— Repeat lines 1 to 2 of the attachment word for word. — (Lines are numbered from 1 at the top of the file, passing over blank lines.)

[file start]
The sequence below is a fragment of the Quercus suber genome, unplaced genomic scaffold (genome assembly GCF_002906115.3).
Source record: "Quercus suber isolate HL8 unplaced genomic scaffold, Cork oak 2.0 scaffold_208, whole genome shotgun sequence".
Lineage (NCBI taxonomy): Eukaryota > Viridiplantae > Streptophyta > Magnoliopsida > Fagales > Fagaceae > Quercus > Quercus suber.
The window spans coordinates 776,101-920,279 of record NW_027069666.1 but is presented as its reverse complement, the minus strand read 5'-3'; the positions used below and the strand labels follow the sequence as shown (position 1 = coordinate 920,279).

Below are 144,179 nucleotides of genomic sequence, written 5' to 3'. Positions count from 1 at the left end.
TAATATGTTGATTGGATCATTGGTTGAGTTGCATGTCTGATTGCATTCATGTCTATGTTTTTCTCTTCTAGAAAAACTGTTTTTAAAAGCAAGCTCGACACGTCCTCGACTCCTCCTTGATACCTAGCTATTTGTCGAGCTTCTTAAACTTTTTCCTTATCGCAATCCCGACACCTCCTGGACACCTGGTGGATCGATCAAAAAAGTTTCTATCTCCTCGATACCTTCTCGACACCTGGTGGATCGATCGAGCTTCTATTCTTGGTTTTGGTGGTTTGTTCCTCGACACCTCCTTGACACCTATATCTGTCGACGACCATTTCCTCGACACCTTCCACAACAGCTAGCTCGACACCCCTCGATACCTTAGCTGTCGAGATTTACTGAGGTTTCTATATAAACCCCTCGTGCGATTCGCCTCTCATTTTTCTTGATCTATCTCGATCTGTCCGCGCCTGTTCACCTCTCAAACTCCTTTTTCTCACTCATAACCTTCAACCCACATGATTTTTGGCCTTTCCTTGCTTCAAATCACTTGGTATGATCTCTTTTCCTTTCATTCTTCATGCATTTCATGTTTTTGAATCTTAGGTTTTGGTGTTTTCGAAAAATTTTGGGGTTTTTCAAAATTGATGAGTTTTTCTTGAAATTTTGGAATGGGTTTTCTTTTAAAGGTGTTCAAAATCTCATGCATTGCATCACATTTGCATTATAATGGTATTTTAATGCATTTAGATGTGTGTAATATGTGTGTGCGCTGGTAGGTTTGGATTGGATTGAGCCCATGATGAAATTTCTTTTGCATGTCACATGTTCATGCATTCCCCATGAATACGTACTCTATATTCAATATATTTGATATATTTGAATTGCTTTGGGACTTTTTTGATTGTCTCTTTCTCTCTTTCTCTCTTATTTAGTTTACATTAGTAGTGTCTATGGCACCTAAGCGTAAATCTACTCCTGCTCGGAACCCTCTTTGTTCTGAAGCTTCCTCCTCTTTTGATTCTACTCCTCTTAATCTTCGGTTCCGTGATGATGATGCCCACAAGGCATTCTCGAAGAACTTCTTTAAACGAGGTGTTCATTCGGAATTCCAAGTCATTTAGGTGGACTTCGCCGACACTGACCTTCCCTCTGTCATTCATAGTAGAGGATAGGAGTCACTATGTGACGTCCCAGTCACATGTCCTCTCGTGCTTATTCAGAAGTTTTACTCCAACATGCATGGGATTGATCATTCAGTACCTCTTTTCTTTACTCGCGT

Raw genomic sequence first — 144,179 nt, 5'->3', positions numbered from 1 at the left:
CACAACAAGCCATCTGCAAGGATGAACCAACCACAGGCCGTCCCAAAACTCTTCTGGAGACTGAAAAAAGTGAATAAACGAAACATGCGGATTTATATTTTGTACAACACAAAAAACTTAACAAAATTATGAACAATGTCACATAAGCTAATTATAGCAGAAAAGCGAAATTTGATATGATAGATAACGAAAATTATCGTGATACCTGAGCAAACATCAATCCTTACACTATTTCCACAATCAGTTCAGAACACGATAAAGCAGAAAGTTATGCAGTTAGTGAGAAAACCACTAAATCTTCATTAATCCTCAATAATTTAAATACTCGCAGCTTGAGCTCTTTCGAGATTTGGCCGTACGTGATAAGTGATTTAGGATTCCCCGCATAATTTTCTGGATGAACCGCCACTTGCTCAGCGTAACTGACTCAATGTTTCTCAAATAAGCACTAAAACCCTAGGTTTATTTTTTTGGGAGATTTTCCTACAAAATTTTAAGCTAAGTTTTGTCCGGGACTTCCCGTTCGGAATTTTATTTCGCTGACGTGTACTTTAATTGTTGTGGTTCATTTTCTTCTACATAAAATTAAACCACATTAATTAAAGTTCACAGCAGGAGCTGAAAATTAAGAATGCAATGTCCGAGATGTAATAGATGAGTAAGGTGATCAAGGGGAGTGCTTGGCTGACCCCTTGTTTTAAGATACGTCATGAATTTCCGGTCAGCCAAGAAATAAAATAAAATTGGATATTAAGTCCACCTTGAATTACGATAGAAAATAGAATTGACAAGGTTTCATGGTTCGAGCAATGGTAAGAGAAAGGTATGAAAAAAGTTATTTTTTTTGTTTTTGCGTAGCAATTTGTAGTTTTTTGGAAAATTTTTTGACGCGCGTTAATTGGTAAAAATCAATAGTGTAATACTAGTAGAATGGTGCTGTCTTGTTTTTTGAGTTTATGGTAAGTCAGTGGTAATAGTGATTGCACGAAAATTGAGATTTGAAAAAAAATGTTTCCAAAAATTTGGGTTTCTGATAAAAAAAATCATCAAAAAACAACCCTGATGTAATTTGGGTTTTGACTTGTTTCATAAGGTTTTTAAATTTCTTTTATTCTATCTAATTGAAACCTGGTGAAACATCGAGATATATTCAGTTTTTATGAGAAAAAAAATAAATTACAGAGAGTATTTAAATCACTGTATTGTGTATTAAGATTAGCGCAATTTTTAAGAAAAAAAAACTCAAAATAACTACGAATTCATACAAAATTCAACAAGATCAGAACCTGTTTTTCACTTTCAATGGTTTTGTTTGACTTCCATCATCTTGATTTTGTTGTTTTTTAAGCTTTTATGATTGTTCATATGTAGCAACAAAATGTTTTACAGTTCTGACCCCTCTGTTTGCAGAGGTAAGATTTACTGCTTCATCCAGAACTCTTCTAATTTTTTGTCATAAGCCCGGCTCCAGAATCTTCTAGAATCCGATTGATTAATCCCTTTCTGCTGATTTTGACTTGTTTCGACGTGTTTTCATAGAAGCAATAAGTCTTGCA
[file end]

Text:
The sequence below is a fragment of the Quercus suber genome, unplaced genomic scaffold (genome assembly GCF_002906115.3).
Source record: "Quercus suber isolate HL8 unplaced genomic scaffold, Cork oak 2.0 scaffold_208, whole genome shotgun sequence".